Thermodynamics is hooey. Sometimes nature adores (rather than abhors) a vacuum, at least when it comes to political leadership and higher education. After the University of Pennsylvania's Graduate School of Education studied Washington's higher-education challenges, it took a snapshot of the political class and came back with an 8 x 10 of stagnant air. "Washington politicians have abdicated their leadership role in higher education, leaving the state with a disjointed system that doesn't produce enough bachelor's degrees and forces employers to go out of state — and even out of the country — to find skilled workers," the Seattle Times Katherine Long writes.
There may be a crass political explanation for this: Higher education doesn't poll well relative to economic concerns and human services. Also missing is a knitting together of the spectrum of education beginning with pre-K through graduate school. It's a version of John Muir's maxim that when we try to pick out anything by itself we find it hitched to everything else. Tease out higher ed and it's hitched to high school and the community at large. And what happened to the idea of the UW and WSU as incubators for jobs and research? "Much of the report's conclusions are not news to state policy leaders, who have been concerned for some time about the weak output of college degrees, especially in high-demand fields such as computer science and engineering. But this report puts the blame largely on state leadership — especially Gov. Chris Gregoire, but also state legislators — for what the authors call a policy 'leadership vacuum,'" Long writes.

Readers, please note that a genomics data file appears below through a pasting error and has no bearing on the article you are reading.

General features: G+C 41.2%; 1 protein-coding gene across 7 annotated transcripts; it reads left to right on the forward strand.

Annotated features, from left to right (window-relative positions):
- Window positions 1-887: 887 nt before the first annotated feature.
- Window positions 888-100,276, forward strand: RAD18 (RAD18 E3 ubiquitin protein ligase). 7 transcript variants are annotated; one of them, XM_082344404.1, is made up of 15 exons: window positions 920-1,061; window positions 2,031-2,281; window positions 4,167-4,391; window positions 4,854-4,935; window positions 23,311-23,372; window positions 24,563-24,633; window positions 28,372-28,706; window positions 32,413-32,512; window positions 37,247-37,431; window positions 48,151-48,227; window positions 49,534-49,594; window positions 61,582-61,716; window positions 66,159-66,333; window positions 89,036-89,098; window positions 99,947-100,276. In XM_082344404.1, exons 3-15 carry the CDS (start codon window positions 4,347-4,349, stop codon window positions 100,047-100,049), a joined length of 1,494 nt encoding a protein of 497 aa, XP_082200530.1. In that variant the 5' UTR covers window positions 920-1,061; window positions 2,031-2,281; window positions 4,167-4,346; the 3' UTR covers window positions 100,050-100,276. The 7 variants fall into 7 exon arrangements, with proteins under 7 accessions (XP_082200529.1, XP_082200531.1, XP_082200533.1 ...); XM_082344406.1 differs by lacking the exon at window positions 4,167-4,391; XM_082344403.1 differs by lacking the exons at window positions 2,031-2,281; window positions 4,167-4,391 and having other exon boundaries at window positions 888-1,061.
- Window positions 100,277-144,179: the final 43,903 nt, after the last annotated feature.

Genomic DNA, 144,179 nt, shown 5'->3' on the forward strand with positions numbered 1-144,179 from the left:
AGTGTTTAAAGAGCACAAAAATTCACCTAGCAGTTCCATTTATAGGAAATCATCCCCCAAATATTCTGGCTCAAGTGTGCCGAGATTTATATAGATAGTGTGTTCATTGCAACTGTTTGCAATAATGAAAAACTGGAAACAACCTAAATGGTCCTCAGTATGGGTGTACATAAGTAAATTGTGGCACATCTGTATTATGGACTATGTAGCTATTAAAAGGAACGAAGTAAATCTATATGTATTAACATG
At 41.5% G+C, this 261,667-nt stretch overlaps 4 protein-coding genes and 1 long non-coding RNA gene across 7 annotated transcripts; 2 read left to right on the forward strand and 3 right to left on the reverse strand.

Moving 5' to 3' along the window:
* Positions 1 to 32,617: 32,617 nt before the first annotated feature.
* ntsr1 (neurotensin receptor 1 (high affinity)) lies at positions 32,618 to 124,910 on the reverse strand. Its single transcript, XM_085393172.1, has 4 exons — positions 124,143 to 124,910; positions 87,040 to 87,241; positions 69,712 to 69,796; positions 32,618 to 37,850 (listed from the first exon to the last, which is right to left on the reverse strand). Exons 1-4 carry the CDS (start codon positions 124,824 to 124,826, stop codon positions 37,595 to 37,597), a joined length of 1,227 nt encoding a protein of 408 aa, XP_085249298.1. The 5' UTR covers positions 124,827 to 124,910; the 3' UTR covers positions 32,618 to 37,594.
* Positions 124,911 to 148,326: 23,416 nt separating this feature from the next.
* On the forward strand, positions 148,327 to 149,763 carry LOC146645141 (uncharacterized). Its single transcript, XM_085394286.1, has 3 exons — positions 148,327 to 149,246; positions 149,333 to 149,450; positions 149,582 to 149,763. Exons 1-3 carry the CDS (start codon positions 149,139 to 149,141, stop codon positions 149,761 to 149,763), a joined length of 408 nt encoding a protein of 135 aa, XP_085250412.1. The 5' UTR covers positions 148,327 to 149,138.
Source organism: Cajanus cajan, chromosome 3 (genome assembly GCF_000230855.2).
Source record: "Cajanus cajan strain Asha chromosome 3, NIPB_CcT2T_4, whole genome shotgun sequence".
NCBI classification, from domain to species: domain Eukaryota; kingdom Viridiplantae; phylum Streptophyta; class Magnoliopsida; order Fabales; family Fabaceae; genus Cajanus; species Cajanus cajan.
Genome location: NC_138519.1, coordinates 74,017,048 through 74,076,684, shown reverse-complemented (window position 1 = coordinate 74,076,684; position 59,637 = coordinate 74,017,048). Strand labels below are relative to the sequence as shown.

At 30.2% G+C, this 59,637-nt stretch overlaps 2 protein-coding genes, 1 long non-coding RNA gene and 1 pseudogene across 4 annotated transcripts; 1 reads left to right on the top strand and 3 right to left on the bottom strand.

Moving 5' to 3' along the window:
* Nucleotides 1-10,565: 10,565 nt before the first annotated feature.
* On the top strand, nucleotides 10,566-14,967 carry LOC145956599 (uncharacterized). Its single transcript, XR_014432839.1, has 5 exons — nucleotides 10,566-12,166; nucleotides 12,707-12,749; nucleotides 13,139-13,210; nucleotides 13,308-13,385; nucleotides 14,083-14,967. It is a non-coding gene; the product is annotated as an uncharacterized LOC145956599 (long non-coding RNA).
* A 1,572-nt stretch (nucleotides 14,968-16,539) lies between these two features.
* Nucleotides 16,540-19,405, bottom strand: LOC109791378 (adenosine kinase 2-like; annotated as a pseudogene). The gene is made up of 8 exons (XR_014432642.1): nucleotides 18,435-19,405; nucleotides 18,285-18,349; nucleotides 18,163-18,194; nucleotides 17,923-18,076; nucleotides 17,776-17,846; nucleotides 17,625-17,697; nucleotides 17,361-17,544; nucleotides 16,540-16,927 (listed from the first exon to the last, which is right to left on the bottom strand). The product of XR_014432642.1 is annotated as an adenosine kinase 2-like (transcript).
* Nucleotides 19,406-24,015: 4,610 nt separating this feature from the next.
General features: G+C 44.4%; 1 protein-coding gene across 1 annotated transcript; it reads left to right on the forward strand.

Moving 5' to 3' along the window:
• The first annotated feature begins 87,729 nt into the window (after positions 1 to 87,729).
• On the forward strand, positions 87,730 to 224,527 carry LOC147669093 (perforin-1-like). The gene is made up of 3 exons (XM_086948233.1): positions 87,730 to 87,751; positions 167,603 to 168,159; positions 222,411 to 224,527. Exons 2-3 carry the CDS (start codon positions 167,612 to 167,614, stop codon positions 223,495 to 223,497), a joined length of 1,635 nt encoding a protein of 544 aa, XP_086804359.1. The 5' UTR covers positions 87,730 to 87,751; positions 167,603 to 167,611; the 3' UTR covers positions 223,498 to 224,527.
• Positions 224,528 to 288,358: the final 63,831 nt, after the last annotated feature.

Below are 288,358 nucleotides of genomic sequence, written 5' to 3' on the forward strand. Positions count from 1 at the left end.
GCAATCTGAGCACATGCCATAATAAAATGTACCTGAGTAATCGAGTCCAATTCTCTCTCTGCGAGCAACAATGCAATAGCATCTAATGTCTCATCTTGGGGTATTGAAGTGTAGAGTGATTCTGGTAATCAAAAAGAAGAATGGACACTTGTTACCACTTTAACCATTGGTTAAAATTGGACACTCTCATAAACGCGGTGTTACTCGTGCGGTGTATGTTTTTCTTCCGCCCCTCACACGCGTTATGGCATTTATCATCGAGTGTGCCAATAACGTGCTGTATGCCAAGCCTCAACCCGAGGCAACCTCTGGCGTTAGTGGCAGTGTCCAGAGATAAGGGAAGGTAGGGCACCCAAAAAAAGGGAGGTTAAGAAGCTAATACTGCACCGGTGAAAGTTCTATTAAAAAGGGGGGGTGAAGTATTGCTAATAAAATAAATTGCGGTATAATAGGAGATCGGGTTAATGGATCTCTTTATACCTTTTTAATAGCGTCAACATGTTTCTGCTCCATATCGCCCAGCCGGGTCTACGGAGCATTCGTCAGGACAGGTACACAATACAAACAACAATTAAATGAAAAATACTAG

It is time to pass along some Buddhist Dharma to state legislators (or distribute copies of Robert Fulghum's saccharine but peaceable All I Really Need to Know I Learned in Kindergarten.) In Olympia, they've lost that loving feeling. "It didn’t take long for House Republican Leader Richard DeBolt to take swipes at House Speaker Frank Chopp’s Democrats as the 60-day legislative session got under way Monday afternoon," the Olympian's Brad Shannon writes.
Much of this is posturing that hopefully doesn't foreshadow the session to come. DeBolt, as the minority leader, is clearly frustrated. "DeBolt followed, with a speech that, in effect, blamed Democrats for failing to take up 10 Republican ideas eight years ago that he said could have helped produce more jobs in the state. Some of those ideas include loosening land-use rules and changing Initiative 937’s language to treat hydro-electric power as a renewable resource that is cheaper than alternatives," Shannon writes. There will be an agenda on the Democratic side. Shannon writes, "Chopp laid out five goals — including jobs, funding basic education, saving the safety net from further cuts, ensuring equality under the law [for same-sex couples and for school districts reliant on property taxes] and providing what he called opportunities. In that vein, he mentioned tax reform as a way to provide more higher education resources." The good news? The state Senate tamped down the partisan rheotric, at least for day one.